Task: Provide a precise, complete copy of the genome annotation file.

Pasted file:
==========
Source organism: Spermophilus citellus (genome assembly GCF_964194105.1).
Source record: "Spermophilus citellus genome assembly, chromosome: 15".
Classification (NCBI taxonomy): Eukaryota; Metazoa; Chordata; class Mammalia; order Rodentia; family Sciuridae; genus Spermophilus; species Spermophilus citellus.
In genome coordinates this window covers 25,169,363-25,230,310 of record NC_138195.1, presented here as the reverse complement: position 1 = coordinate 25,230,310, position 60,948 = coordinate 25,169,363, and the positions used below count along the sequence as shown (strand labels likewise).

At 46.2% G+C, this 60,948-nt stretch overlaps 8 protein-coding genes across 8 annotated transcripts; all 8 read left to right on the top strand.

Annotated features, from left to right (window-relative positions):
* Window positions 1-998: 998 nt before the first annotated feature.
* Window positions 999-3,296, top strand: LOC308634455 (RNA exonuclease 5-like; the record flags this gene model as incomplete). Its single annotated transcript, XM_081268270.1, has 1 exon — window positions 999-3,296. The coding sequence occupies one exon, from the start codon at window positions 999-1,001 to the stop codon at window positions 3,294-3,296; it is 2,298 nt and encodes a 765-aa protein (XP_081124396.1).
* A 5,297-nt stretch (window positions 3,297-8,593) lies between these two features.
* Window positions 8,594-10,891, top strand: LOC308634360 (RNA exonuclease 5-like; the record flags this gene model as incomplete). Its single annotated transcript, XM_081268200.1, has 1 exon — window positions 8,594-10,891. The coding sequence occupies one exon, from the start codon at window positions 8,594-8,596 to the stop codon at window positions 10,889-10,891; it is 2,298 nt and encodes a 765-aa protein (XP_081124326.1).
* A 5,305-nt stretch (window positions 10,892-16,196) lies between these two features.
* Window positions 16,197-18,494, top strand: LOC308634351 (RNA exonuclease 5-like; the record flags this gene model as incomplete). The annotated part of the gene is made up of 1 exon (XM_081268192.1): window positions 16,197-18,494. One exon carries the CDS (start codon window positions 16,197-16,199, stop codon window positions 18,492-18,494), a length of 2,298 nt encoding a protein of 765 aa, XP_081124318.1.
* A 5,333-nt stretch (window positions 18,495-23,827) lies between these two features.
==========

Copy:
Source organism: Spermophilus citellus (genome assembly GCF_964194105.1).
Source record: "Spermophilus citellus genome assembly, chromosome: 15".
Classification (NCBI taxonomy): Eukaryota; Metazoa; Chordata; class Mammalia; order Rodentia; family Sciuridae; genus Spermophilus; species Spermophilus citellus.
In genome coordinates this window covers 25,169,363-25,230,310 of record NC_138195.1, presented here as the reverse complement: position 1 = coordinate 25,230,310, position 60,948 = coordinate 25,169,363, and the positions used below count along the sequence as shown (strand labels likewise).

At 46.2% G+C, this 60,948-nt stretch overlaps 8 protein-coding genes across 8 annotated transcripts; all 8 read left to right on the top strand.

Annotated features, from left to right (window-relative positions):
* Window positions 1-998: 998 nt before the first annotated feature.
* Window positions 999-3,296, top strand: LOC308634455 (RNA exonuclease 5-like; the record flags this gene model as incomplete). Its single annotated transcript, XM_081268270.1, has 1 exon — window positions 999-3,296. The coding sequence occupies one exon, from the start codon at window positions 999-1,001 to the stop codon at window positions 3,294-3,296; it is 2,298 nt and encodes a 765-aa protein (XP_081124396.1).
* A 5,297-nt stretch (window positions 3,297-8,593) lies between these two features.
* Window positions 8,594-10,891, top strand: LOC308634360 (RNA exonuclease 5-like; the record flags this gene model as incomplete). Its single annotated transcript, XM_081268200.1, has 1 exon — window positions 8,594-10,891. The coding sequence occupies one exon, from the start codon at window positions 8,594-8,596 to the stop codon at window positions 10,889-10,891; it is 2,298 nt and encodes a 765-aa protein (XP_081124326.1).
* A 5,305-nt stretch (window positions 10,892-16,196) lies between these two features.
* Window positions 16,197-18,494, top strand: LOC308634351 (RNA exonuclease 5-like; the record flags this gene model as incomplete). The annotated part of the gene is made up of 1 exon (XM_081268192.1): window positions 16,197-18,494. One exon carries the CDS (start codon window positions 16,197-16,199, stop codon window positions 18,492-18,494), a length of 2,298 nt encoding a protein of 765 aa, XP_081124318.1.
* A 5,333-nt stretch (window positions 18,495-23,827) lies between these two features.